Lakers/Magic: When The Magic Have The Ball

Kurt —  June 3, 2009

NBA: JAN 16 Magic at Lakers
First a note, I am podcast boy today. You can hear me in a battle of the bloggers on the ESPN daily NBA Podcast and you can catch me, Will Brinson and Brett Pollakoff (a big Lakers fan) talking about the series and taking swipes at the Cavs over at Fanhouse in their Roundcast.

Orlando is an interesting mix. On one hand it’s a team that’s fundamentally built like the championship Houston Rockets teams of Hakeem Olajuwon — a powerhouse center surrounded by a bunch of guys who can drain the three (although Hakeem had roughly 3,756 more post moves than Howard). But in some ways the team reminds me of a European team because of the all their tall forwards are more comfortable out by the three point line than in the paint.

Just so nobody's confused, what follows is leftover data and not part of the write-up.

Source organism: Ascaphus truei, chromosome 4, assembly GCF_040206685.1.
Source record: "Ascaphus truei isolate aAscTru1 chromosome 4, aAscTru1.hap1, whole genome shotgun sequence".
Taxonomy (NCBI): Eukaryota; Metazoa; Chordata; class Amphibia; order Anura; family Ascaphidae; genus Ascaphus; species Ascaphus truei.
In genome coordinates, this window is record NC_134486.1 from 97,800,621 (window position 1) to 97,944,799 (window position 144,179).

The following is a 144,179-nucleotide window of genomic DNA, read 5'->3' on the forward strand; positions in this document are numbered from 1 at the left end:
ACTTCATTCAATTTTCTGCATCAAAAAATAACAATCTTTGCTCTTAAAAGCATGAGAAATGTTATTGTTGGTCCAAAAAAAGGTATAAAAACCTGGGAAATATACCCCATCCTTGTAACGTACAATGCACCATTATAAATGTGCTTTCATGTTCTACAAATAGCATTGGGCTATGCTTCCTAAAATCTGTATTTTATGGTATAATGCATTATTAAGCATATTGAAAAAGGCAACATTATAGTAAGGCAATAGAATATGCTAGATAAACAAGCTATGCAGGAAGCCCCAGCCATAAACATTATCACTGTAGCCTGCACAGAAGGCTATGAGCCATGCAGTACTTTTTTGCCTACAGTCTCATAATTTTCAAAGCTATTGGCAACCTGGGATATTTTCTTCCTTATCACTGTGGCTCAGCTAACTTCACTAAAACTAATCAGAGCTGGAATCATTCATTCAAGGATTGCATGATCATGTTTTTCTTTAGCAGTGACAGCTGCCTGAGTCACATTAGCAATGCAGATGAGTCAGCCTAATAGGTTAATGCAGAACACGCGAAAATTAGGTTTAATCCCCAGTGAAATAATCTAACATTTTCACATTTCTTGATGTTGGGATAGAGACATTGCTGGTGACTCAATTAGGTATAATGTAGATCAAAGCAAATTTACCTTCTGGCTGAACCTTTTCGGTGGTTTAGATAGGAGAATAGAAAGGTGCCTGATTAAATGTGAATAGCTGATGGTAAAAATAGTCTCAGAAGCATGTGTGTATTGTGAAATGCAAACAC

There’s a lot of talk about the Lakers needing to defend the three to win the series. There is validity to that but this is something the Lakers can do — they have the lowest three-point field goal against percentage in the playoffs.

But when the Orlando Magic have the ball there are two real actions the Lakers need to stop.

One is the pick-and-roll (and I suspect this is the one we’ll see the most of). Kwame a. breaks down their favorite version of this and what the Lakers have to do.